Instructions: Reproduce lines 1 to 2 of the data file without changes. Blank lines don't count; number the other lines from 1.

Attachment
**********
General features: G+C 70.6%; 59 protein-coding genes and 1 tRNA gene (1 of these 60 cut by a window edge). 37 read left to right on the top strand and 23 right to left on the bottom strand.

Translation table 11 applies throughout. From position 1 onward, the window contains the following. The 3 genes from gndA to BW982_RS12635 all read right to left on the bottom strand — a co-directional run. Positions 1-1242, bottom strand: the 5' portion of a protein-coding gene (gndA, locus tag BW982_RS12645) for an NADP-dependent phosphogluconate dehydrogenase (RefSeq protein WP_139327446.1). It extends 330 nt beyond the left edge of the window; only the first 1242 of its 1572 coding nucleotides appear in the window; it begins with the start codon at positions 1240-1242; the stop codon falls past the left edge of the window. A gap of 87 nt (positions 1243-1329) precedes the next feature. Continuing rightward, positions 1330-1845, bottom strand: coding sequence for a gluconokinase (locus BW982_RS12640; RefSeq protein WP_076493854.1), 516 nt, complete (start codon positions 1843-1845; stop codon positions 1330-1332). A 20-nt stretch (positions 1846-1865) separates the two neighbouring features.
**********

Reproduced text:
General features: G+C 70.6%; 59 protein-coding genes and 1 tRNA gene (1 of these 60 cut by a window edge). 37 read left to right on the top strand and 23 right to left on the bottom strand.

Translation table 11 applies throughout. From position 1 onward, the window contains the following. The 3 genes from gndA to BW982_RS12635 all read right to left on the bottom strand — a co-directional run. Positions 1-1242, bottom strand: the 5' portion of a protein-coding gene (gndA, locus tag BW982_RS12645) for an NADP-dependent phosphogluconate dehydrogenase (RefSeq protein WP_139327446.1). It extends 330 nt beyond the left edge of the window; only the first 1242 of its 1572 coding nucleotides appear in the window; it begins with the start codon at positions 1240-1242; the stop codon falls past the left edge of the window. A gap of 87 nt (positions 1243-1329) precedes the next feature. Continuing rightward, positions 1330-1845, bottom strand: coding sequence for a gluconokinase (locus BW982_RS12640; RefSeq protein WP_076493854.1), 516 nt, complete (start codon positions 1843-1845; stop codon positions 1330-1332). A 20-nt stretch (positions 1846-1865) separates the two neighbouring features.